To determine whether this reduced expression of myelin proteins results in a functional deficit in the Fig4−/−,TgCys486Ser transgenic mice, we measured nerve conduction in acutely isolated optic nerves. In Fig4−/− mice, compound action potentials (CAPs) reveal a dramatic reduction in the population of fast conducting fibers and a corresponding increase in the proportion of slowly conducting (non-myelinated) fibers in the optic nerve (35). This defect is corrected by the wild-type NSE-Fig4 transgene, which restores the normal CAP pattern seen in wild-type mice (Fig. 5E and F) (35). In contrast, the active-site mutated TgCys486Ser did not restore the normal CAP phenotype (Fig. 5G). As a result, the ratio of slow-amplitude (non-myelinated) to fast-amplitude (myelinated) conduction is much higher in mice expressing the mutant transgene (Fig. 5H), demonstrating the functional defect associated with impaired myelination of the optic nerve. Neuronal regulation of myelination in this system is thus dependent upon FIG4 catalytic activity.
Genetic mutations affecting the generation of PI(3,5)P2, PI(4,5)P2 and PI(5)P are all deleterious to the nervous system. The work reported here provides additional support for the essential role of FIG4 in mammalian brain. Neuronal expression of Fig4 is necessary and sufficient for protection against spongiform neurodegeneration (32). We have found that this function can be provided by FIG4 protein containing an active-site mutation. The significant phenotypic rescue by the mutant protein indicates that non-catalytic functions of FIG4 are important in vivo. The stabilization of the PI(3,5)P2 biosynthetic complex by catalytically inactive FIG4 has been described in yeast (7,9), and a similar role could account for the function of catalytically inactive mammalian FIG4. By stabilizing the biosynthetic complex, the PI(3,5)P2 deficiency of Fig4 null cells may be partially ameliorated.
It is notable that a functional role for the catalytically inactive Drosophila fig4 has recently been described. Expression of the p.Cys450Ser active-site mutant was sufficient to rescue the extensive vacuolization of larval muscle in the fig4 null fly (Bharadwaj and Lloyd, HMG manuscript co-submitted). Thus in model systems including yeast, invertebrate and mouse, mutation of the active site does not completely abolish the biological activity of Fig4.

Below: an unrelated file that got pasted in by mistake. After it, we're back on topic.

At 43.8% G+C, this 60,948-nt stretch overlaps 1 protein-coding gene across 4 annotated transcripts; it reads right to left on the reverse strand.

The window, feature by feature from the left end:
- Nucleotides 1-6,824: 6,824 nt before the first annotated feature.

An example of the stabilization of a related enzyme by an inactive phosphatase is provided by the MTMR gene family, which dephosphorylates the third position of PI3P and PI(3,5)P2. Among the 14 MTMR paralogs in mammalian genomes, six have lost phosphatase activity (36). Mutations of either the catalytically active MTMR2 or the catalytically inactive MTMR13 can cause recessively inherited Charcot–Marie–Tooth disease type 4B (36). MTMR2 and MTMR13 interact directly on the membrane of the endolysosomal system (21,37), with MTMR13 acting as a scaffold to stabilize the activity of MTMR2.
In older mice, the essential role of the phosphatase activity of FIG4 becomes evident, as the catalytically inactive transgene does not rescue long-term survival. Myelination in particular is not rescued even in young mice, and the transgenic mice develop severe hydrocephalus like the uncorrected null mice.
The level of expression of the mutant protein is ∼45% of endogenous Fig4 protein (Supplementary Material, Fig. S1). For comparison, heterozygous Fig4+/− mice expressing 50% of wild-type protein level are unaffected (5), and transgenic mice expressing Fig4-I41T at 10% of wild-type protein level are unaffected (10). Thus, the level of expression of Cys486Ser protein is unlikely to be responsible for the incomplete rescue of late onset phenotypes.
Cysteine to serine mutations of the CX5RT/S phosphatase motif have been widely used to eliminate enzymatic activity (19–28). We were unable to directly evaluate the activity of the FIG4-Cys486Ser mutant because of the instability of recombinant FIG4 protein and the difficulty of purifying the protein from mammalian cells. Quantitation of the impact of the mutation on the cellular abundance of PI(3,5)P2 and PI5P would provide additional insight into the phenotype of the mutant mice described here.
Mutations of Fig4 and the scaffold protein Vac14 are proposed to reduce synaptic activity of neurons via altered post-synaptic trafficking of AMPA receptors between endosomes and the surface of dendritic spines (38). Pharmacological inhibition of PIKfyve also reduces synaptic strength (39). Protein effectors of PI(3,5)P2 that could mediate these synaptic effects include WD40 domain proteins, sorting nexins and class II formins (4). The lysosomal cation channels TRPML1, TPC1 and TPC2 are also directly regulated by PI(3,5)P2 (40–42). Reduced activity of the lysosomal cation channels secondary to reduced PI(3,5)P2 could lead to osmotic enlargement of the lysosome compartment that may underlie vacuolization of Fig4 null cells (43). In support of this model, rescue of vacuolization by overexpression of TRPML1 has been reported in Vac14 and Fig4 mutant cells (40,44). Similarly, mutation of drosophila TRPML1 generates a muscle vacuolization phenotype similar to that of the FIG4-deficient mutant (Bharadwaj and Lloyd, HMG manuscript co-submitted).
The work described here demonstrates that the defects leading to juvenile lethality of the Fig4 null mouse are substantially rescued by the Fig4Cys486Ser protein. Nonetheless, survival of adult mice was greatly impaired. Thus, both catalytic and non-catalytic roles of FIG4 are essential. The mechanisms underlying the catalytic and non-catalytic functions of FIG4 remain to be fully understood. The mouse model described here will be a useful system to better understand normal protein function and pathophysiology of human disorders caused by FIG4 deficiency.